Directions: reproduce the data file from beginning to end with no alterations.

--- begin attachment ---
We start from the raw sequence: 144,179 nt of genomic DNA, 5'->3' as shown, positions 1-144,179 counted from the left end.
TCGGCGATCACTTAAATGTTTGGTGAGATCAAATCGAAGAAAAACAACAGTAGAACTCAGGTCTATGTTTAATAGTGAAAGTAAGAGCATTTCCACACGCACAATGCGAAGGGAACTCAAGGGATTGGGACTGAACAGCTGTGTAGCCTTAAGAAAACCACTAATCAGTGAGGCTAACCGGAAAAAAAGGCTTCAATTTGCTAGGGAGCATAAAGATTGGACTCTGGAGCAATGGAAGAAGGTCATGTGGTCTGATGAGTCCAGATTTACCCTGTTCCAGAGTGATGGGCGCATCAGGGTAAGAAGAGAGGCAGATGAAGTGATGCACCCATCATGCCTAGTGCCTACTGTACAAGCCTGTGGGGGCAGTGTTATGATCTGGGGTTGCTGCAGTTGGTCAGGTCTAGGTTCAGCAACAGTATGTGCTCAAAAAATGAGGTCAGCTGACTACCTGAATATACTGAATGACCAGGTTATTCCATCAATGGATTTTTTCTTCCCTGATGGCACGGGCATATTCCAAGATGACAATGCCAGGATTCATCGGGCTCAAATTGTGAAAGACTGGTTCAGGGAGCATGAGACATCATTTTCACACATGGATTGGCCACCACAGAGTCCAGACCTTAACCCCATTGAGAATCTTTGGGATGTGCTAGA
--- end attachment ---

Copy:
We start from the raw sequence: 144,179 nt of genomic DNA, 5'->3' as shown, positions 1-144,179 counted from the left end.
TCGGCGATCACTTAAATGTTTGGTGAGATCAAATCGAAGAAAAACAACAGTAGAACTCAGGTCTATGTTTAATAGTGAAAGTAAGAGCATTTCCACACGCACAATGCGAAGGGAACTCAAGGGATTGGGACTGAACAGCTGTGTAGCCTTAAGAAAACCACTAATCAGTGAGGCTAACCGGAAAAAAAGGCTTCAATTTGCTAGGGAGCATAAAGATTGGACTCTGGAGCAATGGAAGAAGGTCATGTGGTCTGATGAGTCCAGATTTACCCTGTTCCAGAGTGATGGGCGCATCAGGGTAAGAAGAGAGGCAGATGAAGTGATGCACCCATCATGCCTAGTGCCTACTGTACAAGCCTGTGGGGGCAGTGTTATGATCTGGGGTTGCTGCAGTTGGTCAGGTCTAGGTTCAGCAACAGTATGTGCTCAAAAAATGAGGTCAGCTGACTACCTGAATATACTGAATGACCAGGTTATTCCATCAATGGATTTTTTCTTCCCTGATGGCACGGGCATATTCCAAGATGACAATGCCAGGATTCATCGGGCTCAAATTGTGAAAGACTGGTTCAGGGAGCATGAGACATCATTTTCACACATGGATTGGCCACCACAGAGTCCAGACCTTAACCCCATTGAGAATCTTTGGGATGTGCTAGA